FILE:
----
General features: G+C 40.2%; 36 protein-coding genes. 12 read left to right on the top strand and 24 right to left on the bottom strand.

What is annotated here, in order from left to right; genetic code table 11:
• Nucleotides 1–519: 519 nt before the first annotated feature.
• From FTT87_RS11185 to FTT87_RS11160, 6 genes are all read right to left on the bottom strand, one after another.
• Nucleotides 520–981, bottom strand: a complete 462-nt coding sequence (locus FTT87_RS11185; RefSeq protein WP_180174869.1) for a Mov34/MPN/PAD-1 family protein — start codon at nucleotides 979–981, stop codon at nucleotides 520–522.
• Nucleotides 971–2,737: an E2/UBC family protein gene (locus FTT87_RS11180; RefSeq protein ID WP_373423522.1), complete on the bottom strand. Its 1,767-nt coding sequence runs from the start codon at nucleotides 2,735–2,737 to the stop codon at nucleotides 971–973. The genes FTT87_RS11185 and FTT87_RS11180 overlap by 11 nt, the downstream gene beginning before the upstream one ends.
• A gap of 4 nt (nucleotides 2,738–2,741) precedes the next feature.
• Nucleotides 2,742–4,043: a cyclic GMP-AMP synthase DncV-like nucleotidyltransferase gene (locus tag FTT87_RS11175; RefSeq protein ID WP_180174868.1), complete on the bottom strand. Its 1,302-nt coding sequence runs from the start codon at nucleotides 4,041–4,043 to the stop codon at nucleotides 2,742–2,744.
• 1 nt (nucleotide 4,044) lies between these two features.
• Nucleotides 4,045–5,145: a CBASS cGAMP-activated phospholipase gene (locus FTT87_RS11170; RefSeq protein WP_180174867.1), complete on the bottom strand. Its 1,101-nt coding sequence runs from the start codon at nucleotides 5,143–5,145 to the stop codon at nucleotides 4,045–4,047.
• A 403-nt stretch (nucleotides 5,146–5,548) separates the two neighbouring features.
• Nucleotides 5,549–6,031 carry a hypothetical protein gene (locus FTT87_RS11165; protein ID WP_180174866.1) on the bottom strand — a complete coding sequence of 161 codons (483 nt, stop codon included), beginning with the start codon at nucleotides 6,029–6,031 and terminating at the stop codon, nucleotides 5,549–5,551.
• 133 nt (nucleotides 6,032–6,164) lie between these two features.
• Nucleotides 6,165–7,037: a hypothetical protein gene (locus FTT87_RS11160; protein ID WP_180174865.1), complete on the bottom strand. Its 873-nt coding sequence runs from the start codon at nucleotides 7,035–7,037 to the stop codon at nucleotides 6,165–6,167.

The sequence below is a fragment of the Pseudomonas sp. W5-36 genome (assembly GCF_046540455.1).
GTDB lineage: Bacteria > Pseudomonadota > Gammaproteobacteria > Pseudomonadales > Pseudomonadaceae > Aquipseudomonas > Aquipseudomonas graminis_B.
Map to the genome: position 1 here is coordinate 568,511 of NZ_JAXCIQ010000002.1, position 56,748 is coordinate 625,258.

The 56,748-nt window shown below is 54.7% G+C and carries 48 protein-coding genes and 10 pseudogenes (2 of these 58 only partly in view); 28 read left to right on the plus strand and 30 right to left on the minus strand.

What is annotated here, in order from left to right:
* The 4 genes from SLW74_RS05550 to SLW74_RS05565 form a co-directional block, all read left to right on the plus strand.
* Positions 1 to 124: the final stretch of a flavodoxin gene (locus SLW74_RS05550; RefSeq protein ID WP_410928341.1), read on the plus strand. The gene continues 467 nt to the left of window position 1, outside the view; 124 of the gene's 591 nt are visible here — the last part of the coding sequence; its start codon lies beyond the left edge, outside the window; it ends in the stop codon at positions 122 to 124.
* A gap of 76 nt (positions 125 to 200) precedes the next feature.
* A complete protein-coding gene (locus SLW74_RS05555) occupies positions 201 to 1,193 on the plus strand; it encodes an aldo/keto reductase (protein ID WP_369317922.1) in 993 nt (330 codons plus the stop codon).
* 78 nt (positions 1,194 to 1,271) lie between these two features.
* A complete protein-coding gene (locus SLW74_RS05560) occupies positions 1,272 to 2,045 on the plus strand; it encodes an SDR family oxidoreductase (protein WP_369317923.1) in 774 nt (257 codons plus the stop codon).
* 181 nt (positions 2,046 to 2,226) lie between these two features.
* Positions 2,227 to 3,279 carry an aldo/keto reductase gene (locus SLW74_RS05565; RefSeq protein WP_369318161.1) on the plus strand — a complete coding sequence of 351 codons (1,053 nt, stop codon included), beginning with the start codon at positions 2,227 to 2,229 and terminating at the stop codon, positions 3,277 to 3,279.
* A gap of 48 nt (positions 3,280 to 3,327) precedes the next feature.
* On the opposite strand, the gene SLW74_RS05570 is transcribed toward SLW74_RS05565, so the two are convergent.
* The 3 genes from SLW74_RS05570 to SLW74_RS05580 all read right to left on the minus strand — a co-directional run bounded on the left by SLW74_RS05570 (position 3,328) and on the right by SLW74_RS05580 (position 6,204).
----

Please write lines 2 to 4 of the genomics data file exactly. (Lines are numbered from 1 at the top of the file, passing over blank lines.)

What is annotated here, in order from left to right; genetic code table 11:
• Nucleotides 1–519: 519 nt before the first annotated feature.
• From FTT87_RS11185 to FTT87_RS11160, 6 genes are all read right to left on the bottom strand, one after another.